Soon, there might be just two states that prohibit credit card surcharging with the passage Tuesday of a bill in Colorado that would permit the pricing strategy. The bill, SB21-091, passed both the Colorado House and Senate and now moves to Governor Jared Polis’s desk. He has 30 days to sign it. If signed into law, only Connecticut and Massachusetts would still prohibit credit card surcharging.
Earlier this year, a surcharging ban in Kansas was struck down after CardX LLC, a surcharging-services provider, filed suit against it. CardX also lobbied in support of the Colorado measure.
Chicago-based CardX calls the Colorado bill “the most pro-consumer surcharging regime in the country. This bill requires Colorado-specific consumer disclosure language, permits surcharge amounts only up to the level the merchant pays their provider for processing (ensuring surcharges are not profit centers to merchants), and prohibits surcharging on debit cards,” Jonathan Razi, CardX chief executive, says in an email to Digital Transactions News. If signed into law, the bill will take effect July 1, 2022.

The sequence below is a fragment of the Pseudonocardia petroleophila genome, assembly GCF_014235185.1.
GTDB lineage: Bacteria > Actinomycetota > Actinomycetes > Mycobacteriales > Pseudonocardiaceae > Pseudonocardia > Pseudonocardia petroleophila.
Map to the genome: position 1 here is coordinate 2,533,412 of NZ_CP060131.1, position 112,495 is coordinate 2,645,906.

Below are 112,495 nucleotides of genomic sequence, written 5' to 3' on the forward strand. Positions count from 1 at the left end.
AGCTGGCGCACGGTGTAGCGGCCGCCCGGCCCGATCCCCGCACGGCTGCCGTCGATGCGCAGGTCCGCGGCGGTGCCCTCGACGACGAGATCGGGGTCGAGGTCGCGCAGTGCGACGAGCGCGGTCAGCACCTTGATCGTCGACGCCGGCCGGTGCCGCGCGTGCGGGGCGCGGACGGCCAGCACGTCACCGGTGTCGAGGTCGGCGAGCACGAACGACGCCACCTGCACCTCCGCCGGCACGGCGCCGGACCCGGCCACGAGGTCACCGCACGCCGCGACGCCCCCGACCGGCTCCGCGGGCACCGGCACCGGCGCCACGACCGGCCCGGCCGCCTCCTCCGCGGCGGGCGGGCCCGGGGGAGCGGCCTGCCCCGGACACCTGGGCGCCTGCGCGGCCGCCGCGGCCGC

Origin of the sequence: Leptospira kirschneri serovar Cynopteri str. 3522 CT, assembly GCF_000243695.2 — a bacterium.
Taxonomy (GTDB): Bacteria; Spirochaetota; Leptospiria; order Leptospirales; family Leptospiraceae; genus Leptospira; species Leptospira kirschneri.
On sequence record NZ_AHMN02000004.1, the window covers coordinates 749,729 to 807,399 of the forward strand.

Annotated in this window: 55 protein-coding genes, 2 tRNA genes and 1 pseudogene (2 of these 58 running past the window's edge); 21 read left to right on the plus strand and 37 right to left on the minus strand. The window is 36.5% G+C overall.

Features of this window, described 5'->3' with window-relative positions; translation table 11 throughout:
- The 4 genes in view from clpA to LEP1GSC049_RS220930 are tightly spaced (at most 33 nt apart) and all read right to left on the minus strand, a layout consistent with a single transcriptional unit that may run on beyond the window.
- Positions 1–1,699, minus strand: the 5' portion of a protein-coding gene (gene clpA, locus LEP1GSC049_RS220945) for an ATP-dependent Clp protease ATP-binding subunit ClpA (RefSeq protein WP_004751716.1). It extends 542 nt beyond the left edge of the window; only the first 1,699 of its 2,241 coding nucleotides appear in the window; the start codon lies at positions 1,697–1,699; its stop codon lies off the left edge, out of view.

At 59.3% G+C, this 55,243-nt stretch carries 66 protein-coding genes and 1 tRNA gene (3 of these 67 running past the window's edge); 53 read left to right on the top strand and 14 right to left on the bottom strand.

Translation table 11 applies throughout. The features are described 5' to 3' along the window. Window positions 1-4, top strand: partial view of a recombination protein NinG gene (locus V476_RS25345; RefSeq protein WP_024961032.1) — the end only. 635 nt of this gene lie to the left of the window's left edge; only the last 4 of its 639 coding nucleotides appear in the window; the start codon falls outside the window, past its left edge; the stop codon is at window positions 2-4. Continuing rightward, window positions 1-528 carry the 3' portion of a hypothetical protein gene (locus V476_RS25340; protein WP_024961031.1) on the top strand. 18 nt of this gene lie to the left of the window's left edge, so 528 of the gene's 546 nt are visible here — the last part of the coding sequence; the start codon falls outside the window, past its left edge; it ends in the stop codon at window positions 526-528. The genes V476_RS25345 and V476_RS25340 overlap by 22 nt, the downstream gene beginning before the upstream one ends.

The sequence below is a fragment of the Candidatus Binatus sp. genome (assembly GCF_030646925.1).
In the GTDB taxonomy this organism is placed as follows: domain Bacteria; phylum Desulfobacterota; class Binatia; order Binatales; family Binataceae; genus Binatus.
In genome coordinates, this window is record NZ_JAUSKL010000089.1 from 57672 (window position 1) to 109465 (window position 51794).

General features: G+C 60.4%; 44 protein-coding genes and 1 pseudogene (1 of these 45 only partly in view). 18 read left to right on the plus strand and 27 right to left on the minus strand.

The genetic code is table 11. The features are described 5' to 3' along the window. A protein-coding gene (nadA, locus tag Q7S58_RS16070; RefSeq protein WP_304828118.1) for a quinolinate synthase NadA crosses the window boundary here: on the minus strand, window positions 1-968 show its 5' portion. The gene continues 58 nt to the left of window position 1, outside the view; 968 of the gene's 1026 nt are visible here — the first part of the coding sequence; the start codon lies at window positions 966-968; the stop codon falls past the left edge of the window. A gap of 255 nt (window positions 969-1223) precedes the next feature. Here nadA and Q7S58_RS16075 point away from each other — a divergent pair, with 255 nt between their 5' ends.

“As surcharging becomes available in more jurisdictions, we’re seeing a shift to more prescriptive surcharging law—lawmakers want to permit surcharging, but define affirmative requirements for surcharging ‘the right way,’” Razi says. “This points to an important role for CardX’s advocacy going forward, helping to inform lawmakers and attorneys general about merchant needs and payments industry regulations so lawmakers can develop a balanced, pro-consumer, pro-market framework that harmonizes with surcharging best practices nationally. SB21-091 has not only achieved this, but done so with flying colors.”
U.S. card brands revised their rules in 2013 to allow surcharging only on credit card transactions as part of a credit card interchange settlement reached in 2012, though the revision carried restrictions and many state bans remained in place.